Insight into Disruption:  The Future is Not What You Imagine

We always overestimate the change that will occur in the next two years and underestimate the change that will occur in the next ten. – Bill Gates

Virtually every company has a strategic planning process that looks a few years out in order to align the company’s actions. Most companies also have a process for looking at the forces and trends shaping their industry, markets and technologies. In today’s world, these activities are not sufficient to prepare for potential disruption – either by your company or to your company.

A short-term view of the future, which is all most strategic planning processes can realistically offer, suffers from linear thinking. A focus on industry-shaping forces and trends suffers from generalities and consensus thinking. Neither will give your company insight into potentially disruptive futures that are specific enough for you to act on.

In addition, people have many cognitive biases that get in the way of thinking clearly about the future. We are not good at anticipating things that are not the result of continuations of trends we can clearly see.  We are also highly biased towards our own experiences and those whom we know.

By contrast, an innovation strategy provides an expanded perspective that comes from developing insights into alternative futures, insights that go well beyond linear thinking and consensus trends.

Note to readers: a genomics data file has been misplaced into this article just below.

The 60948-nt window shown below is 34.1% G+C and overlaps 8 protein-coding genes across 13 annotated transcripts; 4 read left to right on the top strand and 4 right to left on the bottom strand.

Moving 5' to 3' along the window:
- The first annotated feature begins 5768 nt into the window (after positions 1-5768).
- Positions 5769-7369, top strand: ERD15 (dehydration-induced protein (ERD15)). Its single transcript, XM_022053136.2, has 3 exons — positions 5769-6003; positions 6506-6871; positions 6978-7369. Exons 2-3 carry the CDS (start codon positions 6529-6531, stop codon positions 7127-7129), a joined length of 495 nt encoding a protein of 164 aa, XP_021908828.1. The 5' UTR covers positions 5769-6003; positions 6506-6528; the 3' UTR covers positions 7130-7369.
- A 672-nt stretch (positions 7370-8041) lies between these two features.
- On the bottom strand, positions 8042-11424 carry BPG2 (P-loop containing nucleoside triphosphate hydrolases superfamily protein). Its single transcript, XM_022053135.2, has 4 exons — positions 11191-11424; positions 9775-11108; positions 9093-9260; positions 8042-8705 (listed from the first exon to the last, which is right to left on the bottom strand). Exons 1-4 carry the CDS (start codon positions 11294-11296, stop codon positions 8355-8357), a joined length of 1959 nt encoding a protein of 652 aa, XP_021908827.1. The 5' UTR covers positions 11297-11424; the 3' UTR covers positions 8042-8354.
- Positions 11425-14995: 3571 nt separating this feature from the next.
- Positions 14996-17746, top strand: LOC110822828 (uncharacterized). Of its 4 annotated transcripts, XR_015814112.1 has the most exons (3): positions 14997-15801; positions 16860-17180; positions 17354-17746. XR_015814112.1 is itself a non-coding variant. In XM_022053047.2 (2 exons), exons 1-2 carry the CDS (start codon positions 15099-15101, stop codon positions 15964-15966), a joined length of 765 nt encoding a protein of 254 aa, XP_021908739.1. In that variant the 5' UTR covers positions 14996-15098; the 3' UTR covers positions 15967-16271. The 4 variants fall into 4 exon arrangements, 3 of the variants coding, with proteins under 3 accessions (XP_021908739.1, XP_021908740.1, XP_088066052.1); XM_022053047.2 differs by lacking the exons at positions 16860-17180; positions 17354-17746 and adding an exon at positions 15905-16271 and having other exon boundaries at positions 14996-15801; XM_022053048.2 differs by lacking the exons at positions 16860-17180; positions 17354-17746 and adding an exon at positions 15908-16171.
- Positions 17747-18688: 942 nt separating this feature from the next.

With change happening so quickly today, it might seem like having a longer view than two to three years might not be worth the trouble. In fact, the exact opposite is true. Increasing volatility, uncertainty, complexity and ambiguity — and the increased pace of its change — mean that the linear projection methods commonly used in strategic planning, market research and customer insight processes fall short. These methods are no longer able to provide disruptive insights.

For these reasons, as well as others, a structured futuring process is a critical component of your innovation strategy. No one can predict the future, but you can think about it systematically.

  1. Take the time to escape from immediate, pressing business to think about what the world might look like in 10 to 15 years.
  2. Challenge your current assumptions and perspective and imagine plausible futures in different ways.
  3. Discuss and debate the “future knowledge” held by your innovation team and peers (and competitors).
  4. Develop new insights that lead directly to strategy, opportunities and actions.
  5. Make the future actionable. Create a system than can sense nascent disruption so you can take appropriate action.

Let a regular and robust futuring process prepare your company for the inevitable disruptive forces it will face.

Read more about forecasting your company’s strategic future

Selected Readings

Set Disruption Free Dr. Christensen

Continuing discussions and controversy about the disruption theory of innovation has put a leading innovation researcher in an awkward position.

Original article | Read our short take

Stuck in the Middle

New research shows that there really are issues with middle management and innovation.

Original article | Read our short take

Using Superforecasting Methods for Your Strategic Futures

Philip Tetlock teaches us how to become superforecasters and be better at understanding our alternative futures.

Original article | Read our short take